MICA'20 Thesis Project

Liminal Beings

speculative design, soft robotics

Tools Used

Casting/Molding, Rhino, Arduino, Circuitry

soft-robotics

Point of Speculation: If the face value of animacy is breathing, can a breathing object be considered animate?

Gizem Oktay Soft Robotics

The conceptual background of this project has come a long way. Through readings of animism, object-oriented ontology, new materialism and speculative realism, I gathered an intersectional base for formal inspiration.

The questions I asked myself revolved around the possibility of creating something that could not either be undermined to an inanimate object or overmined to an animate being. Could I make something that swayed in-between, something that had liminality in its essence?

Liminality according to 20th-century anthropologist Victor Turner is a state of betwixt and in-between. Connecting the concept of irreducibility with something that had flexibility and animate-like qualities seemed like a good way to visualize a liminal being to me.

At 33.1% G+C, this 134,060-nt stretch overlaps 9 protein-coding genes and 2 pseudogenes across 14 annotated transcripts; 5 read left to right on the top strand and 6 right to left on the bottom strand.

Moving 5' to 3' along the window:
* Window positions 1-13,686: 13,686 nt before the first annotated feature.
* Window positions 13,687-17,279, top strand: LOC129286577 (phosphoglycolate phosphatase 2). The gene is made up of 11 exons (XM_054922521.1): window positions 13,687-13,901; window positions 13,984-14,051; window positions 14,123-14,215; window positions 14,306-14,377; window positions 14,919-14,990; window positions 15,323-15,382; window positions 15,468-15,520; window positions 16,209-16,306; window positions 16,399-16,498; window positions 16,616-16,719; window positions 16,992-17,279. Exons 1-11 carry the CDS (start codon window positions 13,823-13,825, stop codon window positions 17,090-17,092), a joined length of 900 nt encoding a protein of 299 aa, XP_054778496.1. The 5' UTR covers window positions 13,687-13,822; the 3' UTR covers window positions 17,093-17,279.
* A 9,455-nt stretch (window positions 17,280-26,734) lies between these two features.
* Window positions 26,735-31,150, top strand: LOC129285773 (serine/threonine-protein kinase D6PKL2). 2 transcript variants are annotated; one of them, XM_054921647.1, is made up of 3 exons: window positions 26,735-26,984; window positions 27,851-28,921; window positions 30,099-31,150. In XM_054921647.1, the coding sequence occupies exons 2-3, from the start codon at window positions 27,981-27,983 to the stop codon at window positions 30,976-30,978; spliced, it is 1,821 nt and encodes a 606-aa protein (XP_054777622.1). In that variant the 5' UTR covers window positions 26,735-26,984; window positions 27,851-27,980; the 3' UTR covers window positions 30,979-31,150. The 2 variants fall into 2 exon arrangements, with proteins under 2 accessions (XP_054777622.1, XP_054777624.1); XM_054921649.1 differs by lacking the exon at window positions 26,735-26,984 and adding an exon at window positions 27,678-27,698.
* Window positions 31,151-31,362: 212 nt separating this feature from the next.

One thing that does not stand on either of two edges, is in the middle of everything. It is liminal. Liminality considers anthropomorphic mythical creatures liminal, just as it considers a graduation ceremony to be a liminal experience. At the middle of a rite of passage, something at a neither/nor state.

Design Process

Gizem Oktay - Soft Robotics

Designing the mold on Rhino

Gizem Oktay - Soft Robotics

3D-printed mold

Gizem Oktay - Soft Robotics

Casting silicone from mold

electro-pneumatic system

Electro-pneumatic system

arduino code

Arduino code

System assembly

soft robotics

If liminality is the quality of ambiguity or disorientation that occurs in the middle stage of a rite of passage, a breathing object would be liminal in the sense that it stands between animate and inanimate.

Something that is either human or non-human, but something that "breaths". Something that is on that rite of passage of ontology, swaying between human and non-human.

Writings further conceptualizing liminality and its relation to philosophy and design: Medium | The McHarg Center